In this tutorial you will learn how to train a machine learning model on Prometheus metrics to perform time series forecasting and predict anomalies.
We will use a Jupyter notebook to train a machine learning model on sample Prometheus time series metric data sets. We will be using the Prometheus API Client to collect and manipulate the time series data. Hence, we highly recommend you complete the Prometheus API Client Tutorial before starting this one!
Once the environment is ready to be used, you will see the links to access it in your workshop terminal.
During this tutorial you will be using a hosted OpenShift 4.2 environment that is created just for you. This environment is not shared with other users of the system.
Your environment will only be active for a one hour period. Keep this in mind before embarking on getting through the content.
Each time you start this tutorial, a new environment will be created on the fly.
Let's get started!
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More information about the applications we used
- Prometheus - A Cloud native application monitoring system.
- Jupyter Notebook - Open source web application for creating and sharing documents that contain live code, equations, visualizations and text.
- Prometheus Anomaly Detector - Framework to deploy a metric prediction model for detecting anomalies in prometheus metrics.
How to work with Prometheus Data in Python
Prometheus API Client Python - A Python side client to query metrics data from Prometheus.
We also have created a workshop that will walk you through using the Prometheus API Client:
Workshops to learn more about Openshift
- Foundations of OpenShift covers basic OpenShift concepts and common tasks.
- Building Applications on OpenShift has tutorials on using Quarkus, Node.js, Vert.x, etc. on OpenShift.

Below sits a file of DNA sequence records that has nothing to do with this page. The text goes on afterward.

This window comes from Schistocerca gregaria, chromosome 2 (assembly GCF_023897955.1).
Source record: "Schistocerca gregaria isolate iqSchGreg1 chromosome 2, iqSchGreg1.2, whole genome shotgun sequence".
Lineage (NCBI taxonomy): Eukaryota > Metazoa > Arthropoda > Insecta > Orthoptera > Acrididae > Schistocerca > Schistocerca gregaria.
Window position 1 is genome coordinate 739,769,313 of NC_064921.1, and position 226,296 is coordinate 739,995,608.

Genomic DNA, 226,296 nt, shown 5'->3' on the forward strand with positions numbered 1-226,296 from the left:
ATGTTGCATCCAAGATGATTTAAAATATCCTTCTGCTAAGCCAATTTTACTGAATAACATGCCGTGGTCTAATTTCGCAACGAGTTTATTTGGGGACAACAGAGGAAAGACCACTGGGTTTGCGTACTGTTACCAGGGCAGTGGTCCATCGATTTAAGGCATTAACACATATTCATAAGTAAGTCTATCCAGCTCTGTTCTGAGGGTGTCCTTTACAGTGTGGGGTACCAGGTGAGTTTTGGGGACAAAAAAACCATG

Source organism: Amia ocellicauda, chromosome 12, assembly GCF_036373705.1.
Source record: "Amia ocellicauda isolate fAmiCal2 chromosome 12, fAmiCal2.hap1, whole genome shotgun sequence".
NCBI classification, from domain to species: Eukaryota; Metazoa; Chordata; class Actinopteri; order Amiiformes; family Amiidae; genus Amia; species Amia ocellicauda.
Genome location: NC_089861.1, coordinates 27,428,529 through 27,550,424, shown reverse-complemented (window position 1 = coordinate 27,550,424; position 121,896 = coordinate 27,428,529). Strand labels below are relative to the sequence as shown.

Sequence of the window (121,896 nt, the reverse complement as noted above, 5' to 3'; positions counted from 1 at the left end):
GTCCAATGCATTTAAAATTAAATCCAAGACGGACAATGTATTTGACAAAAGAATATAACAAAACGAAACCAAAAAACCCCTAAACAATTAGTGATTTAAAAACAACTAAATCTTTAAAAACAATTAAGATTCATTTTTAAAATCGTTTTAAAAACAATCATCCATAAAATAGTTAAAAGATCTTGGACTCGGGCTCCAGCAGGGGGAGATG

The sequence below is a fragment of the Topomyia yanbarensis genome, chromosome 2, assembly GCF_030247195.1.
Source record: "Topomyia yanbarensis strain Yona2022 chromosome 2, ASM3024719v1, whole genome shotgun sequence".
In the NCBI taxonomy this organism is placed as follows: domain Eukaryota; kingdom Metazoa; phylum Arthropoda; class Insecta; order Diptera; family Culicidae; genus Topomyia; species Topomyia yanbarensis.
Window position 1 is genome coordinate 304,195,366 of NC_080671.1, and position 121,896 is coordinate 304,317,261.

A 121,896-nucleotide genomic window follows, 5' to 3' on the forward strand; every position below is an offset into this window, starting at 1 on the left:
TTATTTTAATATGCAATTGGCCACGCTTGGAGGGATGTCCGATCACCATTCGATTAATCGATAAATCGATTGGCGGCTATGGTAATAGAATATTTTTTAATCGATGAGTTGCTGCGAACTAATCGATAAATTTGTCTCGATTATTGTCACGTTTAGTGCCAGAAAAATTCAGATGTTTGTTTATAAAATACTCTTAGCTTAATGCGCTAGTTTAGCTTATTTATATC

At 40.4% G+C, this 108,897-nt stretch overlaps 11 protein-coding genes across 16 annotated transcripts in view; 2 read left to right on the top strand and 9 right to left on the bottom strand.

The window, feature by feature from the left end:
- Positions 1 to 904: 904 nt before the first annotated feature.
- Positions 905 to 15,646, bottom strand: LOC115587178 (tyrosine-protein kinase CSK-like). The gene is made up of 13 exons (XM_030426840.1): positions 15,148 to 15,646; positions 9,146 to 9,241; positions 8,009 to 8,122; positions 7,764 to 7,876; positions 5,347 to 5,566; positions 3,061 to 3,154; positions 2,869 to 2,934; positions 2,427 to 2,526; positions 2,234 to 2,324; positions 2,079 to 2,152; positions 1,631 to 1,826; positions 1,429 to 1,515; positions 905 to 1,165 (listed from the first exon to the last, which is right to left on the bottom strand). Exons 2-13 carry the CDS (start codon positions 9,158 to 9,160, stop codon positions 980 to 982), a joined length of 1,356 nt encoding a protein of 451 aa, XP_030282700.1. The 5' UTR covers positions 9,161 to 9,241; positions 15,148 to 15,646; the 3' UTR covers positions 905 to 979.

- Subsystems, Components, and Internals teaches about Linux container internals.
- OpenShift Playgrounds provide an open-ended environment on different OpenShift versions to allow you to experiment and learn on your own.
- Service Mesh Workshop with Istio introduces you to many service mesh concepts.
- Building Operators on OpenShift teaches you about Kubernetes operators, how to build operators on OpenShift, and provides a Kubernetes API refresher if you need it.
Workshops to learn more about Machine Learning on OpenShift
- JupyterHub on OpenShift has tutorials on deploying/using JupyterHub on OpenShift.
Playing with the SARIMA model
SARIMA model to forecast timeseries metrics
As we saw in the previous scenario, Prometheus metrics are time series data identified by metric name and key/value pairs. With the increased amount of metrics flowing in it is getting harder to see the signals within the noise. The current state of the art is to graph out metrics on dashboards and alert on thresholds. However, we can leverage machine learning algorithms to perform time series forecasting and predict an unusual behavior or pattern in the metrics. The predicted values from the model can be compared with the actual metric values and if they differ from the default threshold values, we can flag it as an anomaly.
What is Time Series Forecasting?
A time series is a sequence of observations taken sequentially in time. Time series adds an explicit order dependence between observations: a time dimension. This additional dimension is both a constraint and a structure that provides a source of additional information.